Broader Impacts: The project develops open-source software and publicly-accessible infrastructure for the neuroscience community to collect, curate, and analyze electron microscopy (EM) connectomes on data-intensive clusters. Public data-intensive clusters, such as our Open Connectome Project, ease the storage management burden for the experimental biologists that collect data. High-throughput imaging is already producing massive data sets that overwhelm the infrastructure and expertise of their labs. Public clusters also facilitate data sharing for secondary data studies, verification and reanalysis of existing results, and multilevel models that integrate and differentiate multiple connectomes collected from different subjects, researchers, and instruments. Data-intensive storage and analysis will transform the scientific process for EM connectome imaging. At present, experimental biologists in the life sciences collect and analyze individual, private data sets usin proprietary analysis tools. In an Open Science approach, EM connectome data are also stored remotely on a data-intensive compute cluster designed specifically for the curation and analysis of massive EM connectome data. An open-source software pipeline automatically builds data products, including spatial databases, annotations, graphs, and graph statistics. Researchers explore multiple connectomes. Innovative analysis techniques are contributed back to the community as open-source software. In the EM Open Connectome, we define frameworks to engage an interdisciplinary community of life scientists, computer scientists, and statisticians in solving two fundamental problems in EM connectomes: (1) image segmentation, annotation, and tracking and (2) graph analysis. Our approach develops the concept of alg-sourcing (algorithmic outsourcing) in which researchers can easily deploy, run, evaluate, and visualize the efficiency and accuracy of algorithms against connectome databases. The EM Open Connectome provides access to data sets and an execution framework so that researchers simply upload a script or program for one of the algorithmic tasks. Then, they get instant feedback and can visualize and analyze results remotely on the data-intensive cluster, e.g., from a laptop in a cafe. Intellectual Merit: The primary project goal is to transform the process of extracting anatomical structure from image data. Currently, this is a manual process in which few researchers explore tens of neurons . The EM Open Connectome will support high-throughput, machine annotation over the largest data sets being collected. Obstacles include the accuracy and performance of computational vision algorithms, the quality of the image data, and access to software that execute these analyses. We will explore computational vision based on multi-scale aggregates with anatomical priors. We will develop image processing techniques that improve data quality prior to computational vision. We will also build a systems engineering framework to run vision algorithms that allows for rapid deployment, testing, and evaluation. The project will also enhance knowledge and understanding of the functional and computational capabilities of the brain through data-intensive analysis. Given the spatially registered machine annotations, the team will construct statistical models for brain-graphs that provide insight into neural computation. All tools and data products are publicly accessible to an Open-Science community of researchers in order to accelerate discovery through collaboration and by engaging scientists across disciplinary boundaries. Education and Outreach: Our education mission promotes data-analysis in the K-12 curriculum consistent with national benchmarks for math and sciences. We will provide online lesson plans and activities using the EM Open Connectome that directly support the materials that teachers are required to teach. We will also develop resources for the Center for Talented Youth pre-collegiate summer program. Outreach in the form of museum exhibits and a booth at the National Science Fair support our education materials and public data sets.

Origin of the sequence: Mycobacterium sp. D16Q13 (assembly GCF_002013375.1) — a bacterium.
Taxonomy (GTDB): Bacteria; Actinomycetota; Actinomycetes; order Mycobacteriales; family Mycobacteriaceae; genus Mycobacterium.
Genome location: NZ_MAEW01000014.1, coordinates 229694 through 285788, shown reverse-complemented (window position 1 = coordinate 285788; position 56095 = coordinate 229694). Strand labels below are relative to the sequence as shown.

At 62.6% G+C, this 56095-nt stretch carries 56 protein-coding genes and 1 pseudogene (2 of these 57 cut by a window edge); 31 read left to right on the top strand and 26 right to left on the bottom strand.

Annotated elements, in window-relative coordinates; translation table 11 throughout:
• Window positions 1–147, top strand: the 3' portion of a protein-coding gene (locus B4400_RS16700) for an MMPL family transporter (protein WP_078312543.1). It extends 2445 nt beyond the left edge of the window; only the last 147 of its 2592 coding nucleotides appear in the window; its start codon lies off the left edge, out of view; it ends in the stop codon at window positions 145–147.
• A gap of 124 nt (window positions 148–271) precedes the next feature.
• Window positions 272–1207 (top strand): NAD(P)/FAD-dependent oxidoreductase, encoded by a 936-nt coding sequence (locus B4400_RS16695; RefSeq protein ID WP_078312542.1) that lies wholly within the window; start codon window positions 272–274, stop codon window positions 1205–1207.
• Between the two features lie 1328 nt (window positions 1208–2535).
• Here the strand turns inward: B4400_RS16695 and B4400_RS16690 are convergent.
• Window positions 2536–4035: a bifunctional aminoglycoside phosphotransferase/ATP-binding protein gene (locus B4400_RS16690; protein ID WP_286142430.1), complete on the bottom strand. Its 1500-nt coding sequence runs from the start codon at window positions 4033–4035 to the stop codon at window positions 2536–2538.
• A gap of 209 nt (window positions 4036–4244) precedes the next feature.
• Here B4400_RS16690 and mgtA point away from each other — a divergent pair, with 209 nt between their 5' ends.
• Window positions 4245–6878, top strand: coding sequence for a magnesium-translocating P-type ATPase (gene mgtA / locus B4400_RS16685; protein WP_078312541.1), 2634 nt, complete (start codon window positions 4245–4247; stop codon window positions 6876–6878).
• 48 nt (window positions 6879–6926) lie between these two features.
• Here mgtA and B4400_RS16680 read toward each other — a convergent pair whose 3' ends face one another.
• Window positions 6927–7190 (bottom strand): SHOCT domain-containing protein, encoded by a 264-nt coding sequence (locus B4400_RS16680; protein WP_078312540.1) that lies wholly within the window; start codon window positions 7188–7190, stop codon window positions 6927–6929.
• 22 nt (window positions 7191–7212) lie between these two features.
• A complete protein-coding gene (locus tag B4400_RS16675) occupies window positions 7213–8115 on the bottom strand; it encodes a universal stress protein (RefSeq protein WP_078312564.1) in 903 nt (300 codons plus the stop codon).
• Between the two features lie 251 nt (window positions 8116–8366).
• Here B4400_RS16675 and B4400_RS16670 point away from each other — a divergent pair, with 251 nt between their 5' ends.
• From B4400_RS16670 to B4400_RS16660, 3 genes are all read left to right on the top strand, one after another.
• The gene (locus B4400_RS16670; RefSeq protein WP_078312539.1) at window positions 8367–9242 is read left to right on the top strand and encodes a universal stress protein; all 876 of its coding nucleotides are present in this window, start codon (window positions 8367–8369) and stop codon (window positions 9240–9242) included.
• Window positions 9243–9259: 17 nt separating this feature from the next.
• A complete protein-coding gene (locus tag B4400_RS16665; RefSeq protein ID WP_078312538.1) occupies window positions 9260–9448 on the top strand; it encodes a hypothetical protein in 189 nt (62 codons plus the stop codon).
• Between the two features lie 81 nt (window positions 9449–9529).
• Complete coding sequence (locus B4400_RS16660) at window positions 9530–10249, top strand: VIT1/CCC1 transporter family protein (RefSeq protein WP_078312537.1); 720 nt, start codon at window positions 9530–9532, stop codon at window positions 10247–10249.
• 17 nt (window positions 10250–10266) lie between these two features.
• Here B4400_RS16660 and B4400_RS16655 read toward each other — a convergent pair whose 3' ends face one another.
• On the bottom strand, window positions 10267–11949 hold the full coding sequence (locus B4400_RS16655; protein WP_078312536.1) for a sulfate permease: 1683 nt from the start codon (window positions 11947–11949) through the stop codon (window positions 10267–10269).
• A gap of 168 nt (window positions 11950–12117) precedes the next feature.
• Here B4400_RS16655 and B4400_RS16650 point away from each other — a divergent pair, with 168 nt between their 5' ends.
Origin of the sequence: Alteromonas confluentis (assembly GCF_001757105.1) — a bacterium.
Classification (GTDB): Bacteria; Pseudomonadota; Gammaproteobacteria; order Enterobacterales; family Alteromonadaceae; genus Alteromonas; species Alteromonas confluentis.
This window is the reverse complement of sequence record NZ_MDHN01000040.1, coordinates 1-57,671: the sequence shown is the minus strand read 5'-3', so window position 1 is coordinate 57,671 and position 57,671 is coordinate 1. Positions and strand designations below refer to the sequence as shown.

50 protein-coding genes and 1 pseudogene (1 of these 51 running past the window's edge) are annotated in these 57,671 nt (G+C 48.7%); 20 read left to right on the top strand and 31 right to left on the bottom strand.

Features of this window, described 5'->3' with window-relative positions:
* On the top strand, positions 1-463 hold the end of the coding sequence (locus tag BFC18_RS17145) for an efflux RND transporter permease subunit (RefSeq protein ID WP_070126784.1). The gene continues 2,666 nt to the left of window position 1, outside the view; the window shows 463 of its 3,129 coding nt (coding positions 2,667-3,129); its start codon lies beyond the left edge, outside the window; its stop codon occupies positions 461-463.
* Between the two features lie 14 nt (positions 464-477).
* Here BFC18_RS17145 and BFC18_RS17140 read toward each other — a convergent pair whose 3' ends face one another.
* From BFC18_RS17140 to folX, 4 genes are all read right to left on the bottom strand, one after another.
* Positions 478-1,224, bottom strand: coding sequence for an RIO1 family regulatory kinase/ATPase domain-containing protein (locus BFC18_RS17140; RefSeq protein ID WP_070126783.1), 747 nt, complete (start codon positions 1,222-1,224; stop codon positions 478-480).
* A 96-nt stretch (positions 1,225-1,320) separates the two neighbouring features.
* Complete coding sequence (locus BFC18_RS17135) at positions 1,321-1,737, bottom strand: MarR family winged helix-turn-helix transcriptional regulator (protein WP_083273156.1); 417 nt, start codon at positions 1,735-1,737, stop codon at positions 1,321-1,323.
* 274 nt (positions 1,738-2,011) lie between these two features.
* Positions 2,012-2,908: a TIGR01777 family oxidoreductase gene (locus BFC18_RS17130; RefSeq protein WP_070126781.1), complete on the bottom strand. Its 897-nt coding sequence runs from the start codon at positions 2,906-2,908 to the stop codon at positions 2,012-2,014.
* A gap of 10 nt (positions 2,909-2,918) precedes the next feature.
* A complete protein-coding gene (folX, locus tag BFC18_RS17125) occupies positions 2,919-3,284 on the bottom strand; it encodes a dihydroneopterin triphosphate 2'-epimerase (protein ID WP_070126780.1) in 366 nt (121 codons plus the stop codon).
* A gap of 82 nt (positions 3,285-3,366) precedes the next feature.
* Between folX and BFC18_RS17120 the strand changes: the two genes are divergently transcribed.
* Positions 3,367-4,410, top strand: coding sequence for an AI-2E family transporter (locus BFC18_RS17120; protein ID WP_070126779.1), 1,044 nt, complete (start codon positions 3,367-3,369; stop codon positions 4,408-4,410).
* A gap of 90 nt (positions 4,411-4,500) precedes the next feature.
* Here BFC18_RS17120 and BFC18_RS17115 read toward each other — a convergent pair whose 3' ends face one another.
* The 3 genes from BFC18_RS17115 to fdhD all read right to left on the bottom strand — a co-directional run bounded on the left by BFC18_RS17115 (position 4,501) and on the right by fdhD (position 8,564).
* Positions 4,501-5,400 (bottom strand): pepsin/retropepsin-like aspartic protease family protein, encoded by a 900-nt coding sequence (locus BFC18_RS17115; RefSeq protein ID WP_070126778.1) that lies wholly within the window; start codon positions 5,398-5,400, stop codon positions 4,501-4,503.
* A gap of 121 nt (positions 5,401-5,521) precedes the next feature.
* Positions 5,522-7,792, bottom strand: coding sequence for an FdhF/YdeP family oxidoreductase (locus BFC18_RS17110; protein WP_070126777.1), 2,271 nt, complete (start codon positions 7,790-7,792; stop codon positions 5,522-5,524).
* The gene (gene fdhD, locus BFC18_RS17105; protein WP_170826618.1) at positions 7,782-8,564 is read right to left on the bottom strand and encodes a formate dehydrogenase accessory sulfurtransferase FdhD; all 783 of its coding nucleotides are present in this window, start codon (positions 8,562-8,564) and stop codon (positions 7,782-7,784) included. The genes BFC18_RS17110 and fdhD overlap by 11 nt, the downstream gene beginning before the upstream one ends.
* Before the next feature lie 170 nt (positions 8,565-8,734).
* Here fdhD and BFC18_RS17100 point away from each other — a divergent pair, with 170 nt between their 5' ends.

There is little detailed information about how the brain works. Thus, a large number of brain disorders, Including childhood learning problems and major psychiatric diseases In adults, have no underiying physical trace. It Is likely that connectional abnormalities (connectopathles) underiie some of these diseases. Until means of mapping neural connections in normal and disordered brains is possible, the underiying proximate causes of many abnormal brain functions will remain poorly understood
|Tomassy, Giulio Srubek; Berger, Daniel R; Chen, Hsu-Hsin et al. (2014) Distinct profiles of myelin distribution along single axons of pyramidal neurons in the neocortex. Science 344:319-24|